A cattle fattening programme spearheaded by the Food and Agriculture Organisation (FAO) has boosted food security in drier parts of the country that have been experiencing long dry spells that resulted in the death of livestock.
BY OUR CORESPONDENT – The Standard
Cattle are a source of income for most families in Zimbabwe.
FAO, in conjunction with government, is selling stock-feed to small-holder cattle farmers in dry areas of the country at a subsidised price.
It estimated that the programme has so far saved close to 100 000 animals since last year.
FAO’s Zimbabwe livestock technical officer, Basil Mugweni said the drought mitigation project was based on three interventions: “The first one is the provision of stock feed for their livestock and the second one is the provision of water for their livestock and the third one is the provision of disease control measures.”
He said money generated from stockfeed sales remained with the community livestock development associations and was used by the farmers to procure inputs for their livestock and develop infrastructural projects.
Pearson Imbayago, the chairman Livestock Development Association in Chikondo Village in Masvingo’s Mwenezi district, hailed the programme saying it had saved a lot of livestock in the province.
Imbayago said the farmers had been struggling to keep the livestock alive as they could not afford to buy stock feed.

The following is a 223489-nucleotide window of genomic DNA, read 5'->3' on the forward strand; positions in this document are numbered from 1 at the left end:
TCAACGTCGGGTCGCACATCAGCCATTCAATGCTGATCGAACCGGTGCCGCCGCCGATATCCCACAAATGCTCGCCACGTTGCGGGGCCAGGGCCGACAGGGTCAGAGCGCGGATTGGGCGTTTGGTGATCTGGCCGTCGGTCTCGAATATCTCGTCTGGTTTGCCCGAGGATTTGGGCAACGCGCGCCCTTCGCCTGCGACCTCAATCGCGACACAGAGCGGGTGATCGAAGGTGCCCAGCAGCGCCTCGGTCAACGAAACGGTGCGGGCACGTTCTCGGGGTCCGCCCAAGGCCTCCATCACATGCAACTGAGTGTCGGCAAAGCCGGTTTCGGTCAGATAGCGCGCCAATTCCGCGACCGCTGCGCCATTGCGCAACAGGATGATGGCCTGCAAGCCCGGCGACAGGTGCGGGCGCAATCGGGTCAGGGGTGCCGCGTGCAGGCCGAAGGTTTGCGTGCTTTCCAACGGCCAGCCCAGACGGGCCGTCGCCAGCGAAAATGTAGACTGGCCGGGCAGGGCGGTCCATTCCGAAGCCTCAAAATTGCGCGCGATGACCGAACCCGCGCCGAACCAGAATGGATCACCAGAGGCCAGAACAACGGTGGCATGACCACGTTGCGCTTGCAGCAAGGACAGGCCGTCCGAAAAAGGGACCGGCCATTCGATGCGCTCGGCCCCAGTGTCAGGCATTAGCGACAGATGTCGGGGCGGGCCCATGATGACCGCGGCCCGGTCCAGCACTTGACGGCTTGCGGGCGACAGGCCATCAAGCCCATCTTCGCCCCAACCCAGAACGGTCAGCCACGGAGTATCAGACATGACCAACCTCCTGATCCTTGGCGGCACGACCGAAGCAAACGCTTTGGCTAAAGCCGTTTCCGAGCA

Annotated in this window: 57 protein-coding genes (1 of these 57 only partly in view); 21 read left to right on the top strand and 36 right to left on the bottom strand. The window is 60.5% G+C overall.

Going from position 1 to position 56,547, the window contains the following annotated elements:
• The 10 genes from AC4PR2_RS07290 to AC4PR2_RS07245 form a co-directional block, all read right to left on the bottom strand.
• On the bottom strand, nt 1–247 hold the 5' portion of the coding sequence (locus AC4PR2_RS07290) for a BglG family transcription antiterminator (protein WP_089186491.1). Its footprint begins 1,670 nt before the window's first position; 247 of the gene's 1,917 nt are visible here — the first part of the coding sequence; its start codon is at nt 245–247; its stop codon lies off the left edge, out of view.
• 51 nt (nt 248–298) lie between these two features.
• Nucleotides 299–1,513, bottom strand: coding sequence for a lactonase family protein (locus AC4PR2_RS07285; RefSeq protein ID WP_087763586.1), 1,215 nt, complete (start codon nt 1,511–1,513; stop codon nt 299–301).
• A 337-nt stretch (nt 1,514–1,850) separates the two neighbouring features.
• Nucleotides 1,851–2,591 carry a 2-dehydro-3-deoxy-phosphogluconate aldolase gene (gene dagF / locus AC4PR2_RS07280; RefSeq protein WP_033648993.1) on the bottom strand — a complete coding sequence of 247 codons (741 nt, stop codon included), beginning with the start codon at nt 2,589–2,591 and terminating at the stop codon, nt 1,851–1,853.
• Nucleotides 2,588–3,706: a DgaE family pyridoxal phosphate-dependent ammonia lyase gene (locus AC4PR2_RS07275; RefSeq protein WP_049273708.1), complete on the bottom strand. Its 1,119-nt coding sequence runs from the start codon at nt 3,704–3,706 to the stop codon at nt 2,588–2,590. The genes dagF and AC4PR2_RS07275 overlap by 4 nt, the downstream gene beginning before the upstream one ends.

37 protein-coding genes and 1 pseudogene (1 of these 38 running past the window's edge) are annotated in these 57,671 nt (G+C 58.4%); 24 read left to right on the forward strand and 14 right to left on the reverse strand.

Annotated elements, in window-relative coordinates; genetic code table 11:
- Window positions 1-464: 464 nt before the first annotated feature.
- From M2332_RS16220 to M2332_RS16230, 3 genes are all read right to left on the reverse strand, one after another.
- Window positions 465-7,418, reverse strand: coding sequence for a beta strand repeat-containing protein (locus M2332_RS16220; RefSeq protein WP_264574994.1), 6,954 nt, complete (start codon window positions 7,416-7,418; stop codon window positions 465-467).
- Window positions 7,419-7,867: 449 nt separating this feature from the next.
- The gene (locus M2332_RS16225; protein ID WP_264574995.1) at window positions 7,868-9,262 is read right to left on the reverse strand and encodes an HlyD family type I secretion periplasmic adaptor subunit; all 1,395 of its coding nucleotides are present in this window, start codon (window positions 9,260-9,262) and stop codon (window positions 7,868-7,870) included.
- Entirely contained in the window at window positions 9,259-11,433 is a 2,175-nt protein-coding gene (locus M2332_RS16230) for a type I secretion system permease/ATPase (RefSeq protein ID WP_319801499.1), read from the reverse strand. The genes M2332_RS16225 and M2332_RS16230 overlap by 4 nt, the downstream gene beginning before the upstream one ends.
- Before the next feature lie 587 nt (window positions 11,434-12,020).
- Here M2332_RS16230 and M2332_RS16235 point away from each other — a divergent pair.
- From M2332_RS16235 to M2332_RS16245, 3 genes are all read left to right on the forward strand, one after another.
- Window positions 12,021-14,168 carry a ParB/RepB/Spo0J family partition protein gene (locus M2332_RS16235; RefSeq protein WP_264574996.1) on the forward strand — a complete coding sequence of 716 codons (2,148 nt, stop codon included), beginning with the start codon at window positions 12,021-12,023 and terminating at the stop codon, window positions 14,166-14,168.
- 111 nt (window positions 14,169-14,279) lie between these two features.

“We are happy that the stock feed was brought to us at a cheaper price,” he said. “We used to buy it from Masvingo at US$21 but we realised that buying from Masvingo is expensive compared to the feed that is being brought to us.”
Chairman of Lutumba Cattle Breeding Association, Lovemore Ngulube said the programme has transformed their lives.
“Our future is bright. We are out of poverty after being empowered, we can now look after ourselves and the orphans left behind by our children,” he said.
Ngulube said cattle that would have been fattened fetched a higher price than those that wander around in search of food.
Matabeleland South, Matabeleland North, Masvingo, parts of Manicaland and Midlands thrive on their cattle herd but consecutive droughts had drastically slashed the herd, putting a strain on villagers.
It is estimated that between 70-85% of the rural population in the southern districts of the country own cattle, goats and sheep with an estimated 70% owning cattle.
The department of livestock production and development said between June and December 2012, an estimated 17 418 cattle died in the drier parts of the country.
The government declared the situation a national disaster.
Mugweni said the droughts had negative effects on grazing and availability of water for both humans and livestock, forcing communal farmers to move animals into game and resettlement areas for relief grazing and water.
In the game parks, he said, the livestock came into contact with wild animals exposing themselves to diseases.
“In the game parks livestock mix with wild animals carrying diseases, for example foot-and-mouth disease,” Mugweni said.